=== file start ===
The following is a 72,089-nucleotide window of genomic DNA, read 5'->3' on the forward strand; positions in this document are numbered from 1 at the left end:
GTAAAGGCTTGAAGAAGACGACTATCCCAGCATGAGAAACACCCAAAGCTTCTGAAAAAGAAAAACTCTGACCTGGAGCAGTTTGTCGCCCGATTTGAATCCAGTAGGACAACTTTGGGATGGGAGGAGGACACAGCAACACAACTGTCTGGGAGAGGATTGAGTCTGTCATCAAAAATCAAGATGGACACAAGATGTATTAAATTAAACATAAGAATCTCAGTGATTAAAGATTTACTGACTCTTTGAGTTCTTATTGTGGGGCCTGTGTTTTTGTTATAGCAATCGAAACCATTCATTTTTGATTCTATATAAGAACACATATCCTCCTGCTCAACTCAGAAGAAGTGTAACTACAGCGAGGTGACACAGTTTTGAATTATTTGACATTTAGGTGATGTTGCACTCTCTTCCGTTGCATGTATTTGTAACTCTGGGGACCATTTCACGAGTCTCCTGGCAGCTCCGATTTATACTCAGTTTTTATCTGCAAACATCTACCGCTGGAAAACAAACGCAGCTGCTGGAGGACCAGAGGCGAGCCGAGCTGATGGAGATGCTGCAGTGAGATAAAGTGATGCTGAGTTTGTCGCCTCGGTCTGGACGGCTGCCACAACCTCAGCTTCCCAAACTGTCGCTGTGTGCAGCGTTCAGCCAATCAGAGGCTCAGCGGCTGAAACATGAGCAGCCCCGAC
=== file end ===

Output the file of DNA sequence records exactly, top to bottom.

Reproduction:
The following is a 72,089-nucleotide window of genomic DNA, read 5'->3' on the forward strand; positions in this document are numbered from 1 at the left end:
GTAAAGGCTTGAAGAAGACGACTATCCCAGCATGAGAAACACCCAAAGCTTCTGAAAAAGAAAAACTCTGACCTGGAGCAGTTTGTCGCCCGATTTGAATCCAGTAGGACAACTTTGGGATGGGAGGAGGACACAGCAACACAACTGTCTGGGAGAGGATTGAGTCTGTCATCAAAAATCAAGATGGACACAAGATGTATTAAATTAAACATAAGAATCTCAGTGATTAAAGATTTACTGACTCTTTGAGTTCTTATTGTGGGGCCTGTGTTTTTGTTATAGCAATCGAAACCATTCATTTTTGATTCTATATAAGAACACATATCCTCCTGCTCAACTCAGAAGAAGTGTAACTACAGCGAGGTGACACAGTTTTGAATTATTTGACATTTAGGTGATGTTGCACTCTCTTCCGTTGCATGTATTTGTAACTCTGGGGACCATTTCACGAGTCTCCTGGCAGCTCCGATTTATACTCAGTTTTTATCTGCAAACATCTACCGCTGGAAAACAAACGCAGCTGCTGGAGGACCAGAGGCGAGCCGAGCTGATGGAGATGCTGCAGTGAGATAAAGTGATGCTGAGTTTGTCGCCTCGGTCTGGACGGCTGCCACAACCTCAGCTTCCCAAACTGTCGCTGTGTGCAGCGTTCAGCCAATCAGAGGCTCAGCGGCTGAAACATGAGCAGCCCCGAC